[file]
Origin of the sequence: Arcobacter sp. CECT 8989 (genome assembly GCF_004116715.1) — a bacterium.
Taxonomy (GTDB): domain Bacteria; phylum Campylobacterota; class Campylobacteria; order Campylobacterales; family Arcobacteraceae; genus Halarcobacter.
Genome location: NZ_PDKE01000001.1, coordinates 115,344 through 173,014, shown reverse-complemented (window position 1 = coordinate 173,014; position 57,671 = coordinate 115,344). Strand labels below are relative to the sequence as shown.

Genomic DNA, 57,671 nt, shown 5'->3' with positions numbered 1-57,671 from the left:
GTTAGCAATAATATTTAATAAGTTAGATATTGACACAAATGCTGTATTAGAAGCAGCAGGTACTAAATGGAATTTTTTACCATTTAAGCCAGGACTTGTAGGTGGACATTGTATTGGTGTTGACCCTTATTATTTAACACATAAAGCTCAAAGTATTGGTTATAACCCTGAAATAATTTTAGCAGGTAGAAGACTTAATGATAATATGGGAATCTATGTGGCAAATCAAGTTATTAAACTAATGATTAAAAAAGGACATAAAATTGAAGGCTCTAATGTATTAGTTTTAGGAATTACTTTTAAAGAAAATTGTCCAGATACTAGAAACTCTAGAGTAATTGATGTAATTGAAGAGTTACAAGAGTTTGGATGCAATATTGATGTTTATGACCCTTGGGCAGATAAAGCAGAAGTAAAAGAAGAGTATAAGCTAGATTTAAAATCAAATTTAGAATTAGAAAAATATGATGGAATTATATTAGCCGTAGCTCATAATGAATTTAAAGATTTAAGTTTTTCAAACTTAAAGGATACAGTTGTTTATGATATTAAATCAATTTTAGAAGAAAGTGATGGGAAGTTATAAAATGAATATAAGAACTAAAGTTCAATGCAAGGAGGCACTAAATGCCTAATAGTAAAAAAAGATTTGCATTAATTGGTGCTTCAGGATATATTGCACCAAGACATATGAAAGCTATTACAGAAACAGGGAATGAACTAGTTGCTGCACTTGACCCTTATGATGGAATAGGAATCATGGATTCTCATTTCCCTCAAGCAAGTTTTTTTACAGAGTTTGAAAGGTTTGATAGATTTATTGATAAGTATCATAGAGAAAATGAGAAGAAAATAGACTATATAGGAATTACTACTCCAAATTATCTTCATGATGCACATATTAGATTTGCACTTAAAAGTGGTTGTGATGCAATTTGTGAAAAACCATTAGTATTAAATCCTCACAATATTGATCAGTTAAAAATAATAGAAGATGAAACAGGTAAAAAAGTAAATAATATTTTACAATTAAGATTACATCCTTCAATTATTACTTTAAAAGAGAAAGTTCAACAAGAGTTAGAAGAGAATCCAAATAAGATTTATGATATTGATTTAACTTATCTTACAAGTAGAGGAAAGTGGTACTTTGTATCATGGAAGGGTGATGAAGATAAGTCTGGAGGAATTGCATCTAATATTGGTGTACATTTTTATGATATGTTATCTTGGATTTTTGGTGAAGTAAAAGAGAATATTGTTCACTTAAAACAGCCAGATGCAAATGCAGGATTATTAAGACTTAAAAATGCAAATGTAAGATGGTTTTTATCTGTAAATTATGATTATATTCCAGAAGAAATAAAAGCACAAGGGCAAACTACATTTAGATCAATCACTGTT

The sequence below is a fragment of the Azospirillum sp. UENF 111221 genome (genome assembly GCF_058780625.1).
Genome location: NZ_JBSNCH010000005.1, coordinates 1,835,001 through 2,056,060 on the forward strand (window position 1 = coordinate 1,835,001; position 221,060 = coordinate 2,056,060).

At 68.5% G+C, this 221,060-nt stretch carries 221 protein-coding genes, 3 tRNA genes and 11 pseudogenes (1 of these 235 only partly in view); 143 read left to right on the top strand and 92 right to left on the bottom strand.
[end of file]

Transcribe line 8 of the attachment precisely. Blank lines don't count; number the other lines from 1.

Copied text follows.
At 68.5% G+C, this 221,060-nt stretch carries 221 protein-coding genes, 3 tRNA genes and 11 pseudogenes (1 of these 235 only partly in view); 143 read left to right on the top strand and 92 right to left on the bottom strand.